The Smoke Point Of Fats: There are several types of fats used in cooking and food preparation. Each type of fat has an effect on the body. In this article, I’ll go through the types of fats, why each of them are important and which ones you should eat.


Saturated Fats:

We can read a lot on the internet about saturated fats being ‘bad fats’, at least until very recently. Have you ever asked yourself:


Exactly what IS a saturated fat?

A saturated fat is a fat that has:

‘a triglyceride molecule containing three saturated fatty acids.’

Pretty scientific stuff…So what does THAT mean? Fatty acids molecules look like chains made up of carbon atoms. All the carbon atoms in the fatty acid chains of saturated fats connect by a single bond. Saturated fats are solid at room temperature and usually come from animal sources.
Good examples are: butter, cheese, lard and meat.
That said, we do have saturated fats in the plant world, such as: solid shortening, palm oil and coconut oil.


Saturated fats are routinely demonized. Te reason being they can raise blood cholesterol levels, here’s why:
Saturated fat can interfere with the entry of cholesterol into cells where needed. This leaves cholesterol in the bloodstream longer. There, it can can become a part of the plaque that builds up in the blood vessels.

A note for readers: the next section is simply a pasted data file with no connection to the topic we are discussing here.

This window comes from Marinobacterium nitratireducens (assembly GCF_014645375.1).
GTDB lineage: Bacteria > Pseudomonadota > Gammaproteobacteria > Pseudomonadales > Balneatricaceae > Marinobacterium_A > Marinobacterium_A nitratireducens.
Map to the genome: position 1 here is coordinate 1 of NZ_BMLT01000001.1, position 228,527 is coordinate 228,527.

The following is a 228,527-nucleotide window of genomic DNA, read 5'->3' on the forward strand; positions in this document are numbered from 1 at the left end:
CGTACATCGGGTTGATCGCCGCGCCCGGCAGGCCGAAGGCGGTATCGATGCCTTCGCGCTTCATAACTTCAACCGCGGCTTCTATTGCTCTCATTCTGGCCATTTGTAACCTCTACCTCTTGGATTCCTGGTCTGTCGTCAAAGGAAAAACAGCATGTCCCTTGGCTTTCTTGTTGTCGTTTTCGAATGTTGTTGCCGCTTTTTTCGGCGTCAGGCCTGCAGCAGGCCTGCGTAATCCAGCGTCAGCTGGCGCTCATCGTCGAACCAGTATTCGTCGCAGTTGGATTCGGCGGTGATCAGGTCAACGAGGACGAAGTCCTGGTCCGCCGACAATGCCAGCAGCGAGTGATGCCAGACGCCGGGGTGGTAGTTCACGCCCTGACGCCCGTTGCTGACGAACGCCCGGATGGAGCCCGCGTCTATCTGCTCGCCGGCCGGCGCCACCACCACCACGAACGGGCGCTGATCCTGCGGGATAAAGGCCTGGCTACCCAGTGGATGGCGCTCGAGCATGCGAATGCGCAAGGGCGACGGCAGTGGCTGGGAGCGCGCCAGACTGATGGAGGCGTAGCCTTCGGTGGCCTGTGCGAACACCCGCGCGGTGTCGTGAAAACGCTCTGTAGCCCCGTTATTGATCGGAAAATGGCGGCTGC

According to Pub Med, there are studies showing that saturated fats can raise blood cholesterol. In most cases, these studies were short term; a few weeks at most. In longer term studies, this reaction seemed to change in almost all cases. Interesting… So what’s the answer to the saturated fat question? My answer is: balance. Maintain a balanced eating plan that includes both saturated fats and unsaturated fats.


Trans Fats:

Trans Fats are a manufactured fat through a process called: hydrogenation. Hydrogenation is a chemical process that changes a liquid oil into a solid fat.


Here’s the basic recipe for hydrogenating an oil:
First, the oil gets heated to a very high temperature. Temperatures range somewhere between five-hundred and one-thousand degrees and under atmospheres of pressure. Then, the manufacturer adds a catalyst. The catalyst is usually a metal, such as nickel, platinum or aluminum. (I know what you are think….Metal in our food? YUK!) As the mixture cooks, the structure of the oil changes. The molecules in the oil rearrange themselves and increase in density. The result becomes a fat that is either semi-solid or solid.


We have named semi-solid hydrogenated oils: ‘partially hydrogenated’. We’ve all seen that word on packaging….
When you see the word ‘hydrogenated’ on a package, it means that the oil is fully hydrogenated.

You can find trans fats in most processed foods:


    • •packaged snack foods


    • •packaged cookies


    • •fast foods


  • •stick or solid margarines


Trans fats raise cholesterol levels faster and higher than any saturated fat. Trans fats should be AVOIDED completely. Whenever you see the word hydrogenated in front of any oil name on a package, avoid it like the plague. Keep in mind two points about hydrogenated oils:
Hydrogenated oil is poisonous to the human body.
Its chemical structure comes closer to plastic than oil.


Unsaturated Fats: